How WAYF works
The WAYF system consists of a central server communicating with two kinds of systems: identity providers and service providers. Identity providers supply information about their users to service providers through the WAYF server:
From Identity Provider to Service Provider through WAYF
The data exchange proceeds like this, from when a user attempts to enter a service until access is granted to him:
- The user enters the service provider's website and is referred to that of WAYF.
- At WAYF's website the user selects the identity provider with which to log in.
- The user is taken to log-in at either the identity provider's website or a web page run by WAYF on behalf of the identity provider. The user enters his user name and password.
- With the user logged in, WAYF fetches all information about the User from the identity provider's user account database through LDAP (Lightweight Directory Access Protocol) or SAML 2 (Security Assertion Markup Language version 2).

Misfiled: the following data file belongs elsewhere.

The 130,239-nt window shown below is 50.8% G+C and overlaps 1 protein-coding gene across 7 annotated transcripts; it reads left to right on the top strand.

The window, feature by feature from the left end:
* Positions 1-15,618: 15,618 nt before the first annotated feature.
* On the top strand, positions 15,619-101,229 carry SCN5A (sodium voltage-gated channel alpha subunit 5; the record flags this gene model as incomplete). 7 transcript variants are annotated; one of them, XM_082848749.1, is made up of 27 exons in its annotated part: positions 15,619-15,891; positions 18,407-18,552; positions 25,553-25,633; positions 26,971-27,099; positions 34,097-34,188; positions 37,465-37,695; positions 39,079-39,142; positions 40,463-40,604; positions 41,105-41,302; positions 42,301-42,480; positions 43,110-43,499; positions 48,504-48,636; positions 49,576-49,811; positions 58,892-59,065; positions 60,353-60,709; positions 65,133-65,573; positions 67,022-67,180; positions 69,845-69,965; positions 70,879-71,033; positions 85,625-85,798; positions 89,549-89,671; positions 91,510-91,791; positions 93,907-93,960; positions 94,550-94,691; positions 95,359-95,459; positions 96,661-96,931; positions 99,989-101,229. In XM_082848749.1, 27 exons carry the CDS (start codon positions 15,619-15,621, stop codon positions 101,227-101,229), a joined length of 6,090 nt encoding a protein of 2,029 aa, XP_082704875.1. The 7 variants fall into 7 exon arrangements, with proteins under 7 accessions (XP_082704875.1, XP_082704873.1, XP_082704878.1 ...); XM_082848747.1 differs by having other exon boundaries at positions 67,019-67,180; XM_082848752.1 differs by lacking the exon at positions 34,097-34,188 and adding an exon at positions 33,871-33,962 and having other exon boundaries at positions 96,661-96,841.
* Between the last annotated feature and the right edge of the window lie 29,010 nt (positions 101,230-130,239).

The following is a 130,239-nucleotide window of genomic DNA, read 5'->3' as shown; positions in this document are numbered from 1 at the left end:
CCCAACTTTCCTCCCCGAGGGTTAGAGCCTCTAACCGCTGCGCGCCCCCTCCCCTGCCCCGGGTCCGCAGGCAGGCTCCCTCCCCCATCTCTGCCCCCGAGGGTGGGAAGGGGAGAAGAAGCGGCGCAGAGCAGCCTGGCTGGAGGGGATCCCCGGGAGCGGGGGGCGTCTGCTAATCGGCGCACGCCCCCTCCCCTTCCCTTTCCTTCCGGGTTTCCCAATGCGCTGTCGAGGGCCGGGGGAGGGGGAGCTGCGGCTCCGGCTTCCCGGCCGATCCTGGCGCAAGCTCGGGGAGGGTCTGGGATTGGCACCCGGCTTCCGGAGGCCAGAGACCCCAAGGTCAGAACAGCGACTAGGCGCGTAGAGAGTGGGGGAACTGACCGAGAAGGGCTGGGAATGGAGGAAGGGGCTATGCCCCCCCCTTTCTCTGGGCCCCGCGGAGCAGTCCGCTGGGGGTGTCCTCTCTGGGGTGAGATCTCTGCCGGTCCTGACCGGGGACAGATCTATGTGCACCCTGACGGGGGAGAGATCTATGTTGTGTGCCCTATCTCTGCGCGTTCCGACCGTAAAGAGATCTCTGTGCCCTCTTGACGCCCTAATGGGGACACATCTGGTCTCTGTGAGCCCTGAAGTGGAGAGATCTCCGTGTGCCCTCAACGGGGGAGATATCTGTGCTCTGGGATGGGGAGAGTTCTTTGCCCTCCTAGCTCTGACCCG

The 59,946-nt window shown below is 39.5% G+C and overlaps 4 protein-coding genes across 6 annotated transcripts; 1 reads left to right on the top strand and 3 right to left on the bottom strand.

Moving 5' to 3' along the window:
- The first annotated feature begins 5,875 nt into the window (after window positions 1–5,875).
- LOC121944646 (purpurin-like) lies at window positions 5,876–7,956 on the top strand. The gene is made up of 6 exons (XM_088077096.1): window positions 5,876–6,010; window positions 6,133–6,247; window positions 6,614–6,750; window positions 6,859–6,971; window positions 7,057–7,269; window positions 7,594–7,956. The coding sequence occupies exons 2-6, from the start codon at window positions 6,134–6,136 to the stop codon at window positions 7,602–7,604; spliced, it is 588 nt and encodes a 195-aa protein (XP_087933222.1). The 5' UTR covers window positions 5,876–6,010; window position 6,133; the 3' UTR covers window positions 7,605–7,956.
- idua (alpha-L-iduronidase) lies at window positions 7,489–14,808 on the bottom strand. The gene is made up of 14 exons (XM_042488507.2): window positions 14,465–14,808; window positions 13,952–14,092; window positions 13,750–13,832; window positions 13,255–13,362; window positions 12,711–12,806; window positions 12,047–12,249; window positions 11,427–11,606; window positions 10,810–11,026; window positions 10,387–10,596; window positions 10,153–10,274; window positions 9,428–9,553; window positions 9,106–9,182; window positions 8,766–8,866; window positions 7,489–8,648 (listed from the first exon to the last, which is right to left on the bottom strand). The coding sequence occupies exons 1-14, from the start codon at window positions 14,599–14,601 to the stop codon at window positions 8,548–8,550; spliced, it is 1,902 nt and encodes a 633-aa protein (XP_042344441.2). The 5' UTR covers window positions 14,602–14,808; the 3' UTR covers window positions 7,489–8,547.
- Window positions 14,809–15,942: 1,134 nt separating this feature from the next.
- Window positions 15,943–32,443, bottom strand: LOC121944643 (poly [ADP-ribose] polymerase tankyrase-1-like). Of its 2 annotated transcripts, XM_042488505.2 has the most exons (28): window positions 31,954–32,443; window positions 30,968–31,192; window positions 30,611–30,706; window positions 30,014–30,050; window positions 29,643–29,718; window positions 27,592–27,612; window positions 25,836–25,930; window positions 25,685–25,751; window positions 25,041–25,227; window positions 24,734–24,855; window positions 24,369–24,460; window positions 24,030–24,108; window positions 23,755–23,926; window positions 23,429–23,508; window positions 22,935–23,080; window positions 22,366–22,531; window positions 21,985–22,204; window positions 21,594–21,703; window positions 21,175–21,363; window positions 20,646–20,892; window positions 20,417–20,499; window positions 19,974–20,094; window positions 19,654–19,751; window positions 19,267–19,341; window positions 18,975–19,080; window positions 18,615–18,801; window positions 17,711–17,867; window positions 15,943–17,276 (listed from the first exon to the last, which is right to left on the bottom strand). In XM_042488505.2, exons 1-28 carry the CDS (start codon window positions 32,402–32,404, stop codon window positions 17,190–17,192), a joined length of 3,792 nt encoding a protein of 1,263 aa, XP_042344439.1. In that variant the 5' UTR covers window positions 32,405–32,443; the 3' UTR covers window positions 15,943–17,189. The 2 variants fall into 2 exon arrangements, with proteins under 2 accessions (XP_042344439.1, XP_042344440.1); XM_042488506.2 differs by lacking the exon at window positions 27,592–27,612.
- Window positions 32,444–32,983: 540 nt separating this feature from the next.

- Back at WAYF's website the information is now presented to the user that WAYF intends to supply to the service. The user has to give his consent for the information to be transferred. By the same occasion the user can have WAYF store the his consent, and thereby avoid having to re-give it when accessing the service through WAYF in the future.
- With the user's consent given, the selected user information is sent to the service provider through SAML 2, or through the alternative standard of Shibboleth 1.3. A filter has been set up for each service provider making sure that only relevant information is transferred to the service in question.
- The user is then taken to the website of the service. Here access is granted to the user if the information received by the service provider is persuasive to him.
See how the user experiences the process.